When analyzing a business, there are many metrics you can use to gain insight into its operations and financial health. If you look at a company’s financial statements, you can find everything from its profits to expenses to debts and much more. Here’s what these three metrics tell you about a stock.
1. Price-to-earnings ratio (P/E)
You shouldn’t look at a stock price per se to determine if it’s cheap or expensive; it may well be the case that a $15 share is expensive and a $1,500 share is cheap. Investors should use metrics like the price-to-earnings (P/E) ratio to determine if a stock is a good value at the current price. The P/E ratio compares a company’s share price to its earnings per share price. Stock (EPS), and it’s one of the best ways to determine if a company is overvalued or undervalued.
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When using the P/E ratio, it is important to compare companies within the same industry. Compare Apple‘s P/E relationship to ExxonMobil‘s, for example, probably wouldn’t return the best insight. Instead, it would make more sense to compare Apple to Microsoft. As a rule of thumb, if a company’s P/E ratio is significantly lower than that of other comparable companies, it is likely to be underestimated.
2. Free cash flow
Although similar to profits, free cash flow is another metric that typically measures how much money a business has for after taking capital expenditures into account. For investors, a company’s free cash flow can provide insight into its financial health as well as its potential. The potential comes because free cash flow is what companies use for activities like paying dividends, repaying debt, buying back shares, or even making acquisitions.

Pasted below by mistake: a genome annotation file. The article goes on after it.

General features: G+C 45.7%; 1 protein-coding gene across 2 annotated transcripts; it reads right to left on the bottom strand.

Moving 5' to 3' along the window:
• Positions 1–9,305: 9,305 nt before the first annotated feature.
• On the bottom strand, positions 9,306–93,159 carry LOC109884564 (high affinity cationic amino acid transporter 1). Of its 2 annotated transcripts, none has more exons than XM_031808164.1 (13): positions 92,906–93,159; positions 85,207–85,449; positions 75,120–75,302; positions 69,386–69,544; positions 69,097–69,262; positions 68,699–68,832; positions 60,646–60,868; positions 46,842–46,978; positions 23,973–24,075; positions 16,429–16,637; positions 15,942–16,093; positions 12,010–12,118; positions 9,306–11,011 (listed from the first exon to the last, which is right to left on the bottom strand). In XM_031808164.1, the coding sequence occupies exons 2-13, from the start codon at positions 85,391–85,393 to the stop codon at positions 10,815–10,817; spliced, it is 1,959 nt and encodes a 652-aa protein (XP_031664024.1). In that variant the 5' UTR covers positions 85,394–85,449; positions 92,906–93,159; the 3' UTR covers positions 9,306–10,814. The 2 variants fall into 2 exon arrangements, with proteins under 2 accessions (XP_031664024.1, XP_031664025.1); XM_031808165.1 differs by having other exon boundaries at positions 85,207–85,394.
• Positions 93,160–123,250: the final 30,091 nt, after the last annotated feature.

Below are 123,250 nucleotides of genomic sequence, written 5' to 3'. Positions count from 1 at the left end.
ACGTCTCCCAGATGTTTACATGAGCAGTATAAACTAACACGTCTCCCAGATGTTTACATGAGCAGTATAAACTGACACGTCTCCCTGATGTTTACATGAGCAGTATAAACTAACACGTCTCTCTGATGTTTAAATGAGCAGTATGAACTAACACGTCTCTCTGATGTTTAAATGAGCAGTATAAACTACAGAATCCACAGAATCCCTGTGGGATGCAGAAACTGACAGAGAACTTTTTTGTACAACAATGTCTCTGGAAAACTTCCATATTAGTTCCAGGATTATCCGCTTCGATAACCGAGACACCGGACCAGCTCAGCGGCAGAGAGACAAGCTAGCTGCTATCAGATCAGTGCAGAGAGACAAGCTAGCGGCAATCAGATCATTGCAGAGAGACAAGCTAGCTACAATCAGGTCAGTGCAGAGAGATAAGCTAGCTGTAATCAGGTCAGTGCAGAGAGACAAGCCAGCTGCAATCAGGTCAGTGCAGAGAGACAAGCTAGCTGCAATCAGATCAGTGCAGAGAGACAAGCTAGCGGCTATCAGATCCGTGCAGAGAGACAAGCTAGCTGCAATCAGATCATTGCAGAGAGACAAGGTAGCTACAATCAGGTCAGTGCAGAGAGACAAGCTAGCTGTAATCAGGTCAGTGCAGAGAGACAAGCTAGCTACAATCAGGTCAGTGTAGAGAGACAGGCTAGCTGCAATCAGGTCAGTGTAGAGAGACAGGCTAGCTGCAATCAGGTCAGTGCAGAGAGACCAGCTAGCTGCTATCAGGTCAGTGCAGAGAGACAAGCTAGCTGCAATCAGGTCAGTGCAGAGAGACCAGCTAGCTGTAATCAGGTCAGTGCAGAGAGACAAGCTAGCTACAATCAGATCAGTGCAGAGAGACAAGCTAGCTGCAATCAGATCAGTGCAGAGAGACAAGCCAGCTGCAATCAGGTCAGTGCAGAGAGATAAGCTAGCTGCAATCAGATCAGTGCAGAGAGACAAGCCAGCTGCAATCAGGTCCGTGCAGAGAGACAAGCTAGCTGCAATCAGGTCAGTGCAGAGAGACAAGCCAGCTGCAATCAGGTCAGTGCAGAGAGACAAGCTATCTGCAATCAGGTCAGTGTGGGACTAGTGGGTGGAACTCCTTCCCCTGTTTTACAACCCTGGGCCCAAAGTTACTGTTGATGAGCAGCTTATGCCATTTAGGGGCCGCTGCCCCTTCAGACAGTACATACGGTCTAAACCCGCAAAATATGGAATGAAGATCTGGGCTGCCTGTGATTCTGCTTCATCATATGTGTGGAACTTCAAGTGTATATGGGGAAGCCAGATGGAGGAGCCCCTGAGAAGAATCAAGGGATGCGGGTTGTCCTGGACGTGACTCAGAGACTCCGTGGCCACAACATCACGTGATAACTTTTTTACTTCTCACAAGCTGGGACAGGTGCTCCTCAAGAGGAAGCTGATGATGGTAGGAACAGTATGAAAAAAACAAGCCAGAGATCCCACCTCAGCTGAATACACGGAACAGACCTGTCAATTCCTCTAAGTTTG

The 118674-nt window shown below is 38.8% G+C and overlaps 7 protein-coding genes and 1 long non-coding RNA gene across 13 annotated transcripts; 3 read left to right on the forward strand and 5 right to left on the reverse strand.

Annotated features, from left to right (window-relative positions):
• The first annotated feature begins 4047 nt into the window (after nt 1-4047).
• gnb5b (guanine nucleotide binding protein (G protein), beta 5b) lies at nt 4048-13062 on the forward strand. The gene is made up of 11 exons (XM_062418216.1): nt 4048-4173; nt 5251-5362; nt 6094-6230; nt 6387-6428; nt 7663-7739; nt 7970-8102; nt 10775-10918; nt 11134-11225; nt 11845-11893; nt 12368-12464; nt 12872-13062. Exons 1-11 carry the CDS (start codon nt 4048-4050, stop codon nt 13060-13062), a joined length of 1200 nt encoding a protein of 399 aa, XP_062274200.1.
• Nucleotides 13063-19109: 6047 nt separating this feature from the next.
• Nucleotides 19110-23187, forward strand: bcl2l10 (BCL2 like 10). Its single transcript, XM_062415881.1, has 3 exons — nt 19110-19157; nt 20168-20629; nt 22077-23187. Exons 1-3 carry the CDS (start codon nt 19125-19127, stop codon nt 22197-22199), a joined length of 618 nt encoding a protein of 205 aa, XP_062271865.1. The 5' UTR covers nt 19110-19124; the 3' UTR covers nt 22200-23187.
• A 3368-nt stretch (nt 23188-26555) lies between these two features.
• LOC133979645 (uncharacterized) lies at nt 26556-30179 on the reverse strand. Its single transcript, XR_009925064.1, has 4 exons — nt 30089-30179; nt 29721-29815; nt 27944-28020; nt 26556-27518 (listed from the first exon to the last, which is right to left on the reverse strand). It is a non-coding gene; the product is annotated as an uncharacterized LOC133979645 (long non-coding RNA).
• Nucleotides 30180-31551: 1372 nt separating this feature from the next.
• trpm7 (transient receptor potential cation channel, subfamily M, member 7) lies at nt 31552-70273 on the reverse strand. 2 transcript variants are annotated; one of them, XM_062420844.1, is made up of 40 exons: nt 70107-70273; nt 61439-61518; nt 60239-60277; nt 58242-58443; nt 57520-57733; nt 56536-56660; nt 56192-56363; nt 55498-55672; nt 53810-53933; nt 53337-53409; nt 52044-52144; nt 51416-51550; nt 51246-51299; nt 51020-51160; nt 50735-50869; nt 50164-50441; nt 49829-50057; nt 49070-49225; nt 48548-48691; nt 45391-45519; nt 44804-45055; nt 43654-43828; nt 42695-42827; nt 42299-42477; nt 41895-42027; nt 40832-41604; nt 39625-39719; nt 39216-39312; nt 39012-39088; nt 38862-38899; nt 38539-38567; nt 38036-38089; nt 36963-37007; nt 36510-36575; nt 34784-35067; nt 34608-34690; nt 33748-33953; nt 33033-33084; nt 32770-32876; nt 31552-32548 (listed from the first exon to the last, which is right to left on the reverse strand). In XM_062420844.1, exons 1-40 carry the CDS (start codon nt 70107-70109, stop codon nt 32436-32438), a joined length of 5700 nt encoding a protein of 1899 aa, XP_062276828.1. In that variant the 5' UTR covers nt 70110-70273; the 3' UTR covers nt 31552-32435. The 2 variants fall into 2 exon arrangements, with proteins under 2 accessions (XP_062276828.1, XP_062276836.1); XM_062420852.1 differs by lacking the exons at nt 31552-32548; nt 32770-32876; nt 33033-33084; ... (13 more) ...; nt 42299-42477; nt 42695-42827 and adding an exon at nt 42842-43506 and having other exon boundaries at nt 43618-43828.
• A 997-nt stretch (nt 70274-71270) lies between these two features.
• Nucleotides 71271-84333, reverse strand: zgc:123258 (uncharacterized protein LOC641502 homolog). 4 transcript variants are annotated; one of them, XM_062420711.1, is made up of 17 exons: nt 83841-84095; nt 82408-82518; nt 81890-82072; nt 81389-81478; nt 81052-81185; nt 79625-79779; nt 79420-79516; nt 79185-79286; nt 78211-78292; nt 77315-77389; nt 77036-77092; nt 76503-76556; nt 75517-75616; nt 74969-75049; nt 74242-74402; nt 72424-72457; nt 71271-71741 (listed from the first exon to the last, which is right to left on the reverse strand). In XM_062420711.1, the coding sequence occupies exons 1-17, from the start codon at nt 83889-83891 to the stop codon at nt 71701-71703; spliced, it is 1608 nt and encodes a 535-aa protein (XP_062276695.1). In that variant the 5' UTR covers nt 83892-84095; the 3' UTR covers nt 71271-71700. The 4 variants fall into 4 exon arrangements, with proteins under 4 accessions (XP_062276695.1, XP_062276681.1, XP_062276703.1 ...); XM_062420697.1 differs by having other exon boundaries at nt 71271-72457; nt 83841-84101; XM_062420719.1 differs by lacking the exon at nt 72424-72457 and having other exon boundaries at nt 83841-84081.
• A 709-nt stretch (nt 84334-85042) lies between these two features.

Without (or negative) free cash flow, a corporation may have limited capital to spend on these key activities. Free cash flow is especially important to know for investors who want to invest in companies that pay dividends. If a company pays out more in dividends than its free cash flow, that’s usually not a good sign. A strong free flow of money is a sign of a financially sound business.
3. The debt-to-GDP ratio
You can find a company’s debt ratio by dividing its total debt by equity. This number tells you how much of a company’s operations are funded through debt, and generally, the higher the ratio, the more risk the company assumes. Some industries inherently require more debt than others. Therefore, it is best to compare debt ratios between companies within the same industry to get a sense of which ones have problematic debt levels.
For dividend-paying companies, having a lot of debt increases the chances that they might have to cut their dividends in tough economic times. If a company takes on debt to keep its dividends going, that’s a red flag. Financially sound companies should be able to pay dividends on their profits, not on taking on debt.
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Stefon Walters holds positions at Apple and Microsoft. The Motley Fool has positions in and recommends Apple and Microsoft. The Motley Fool recommends the following options: long March 2023 $120 calls on Apple and short March 2023 $130 calls on Apple. The Motley Fool has an enlightenment policy.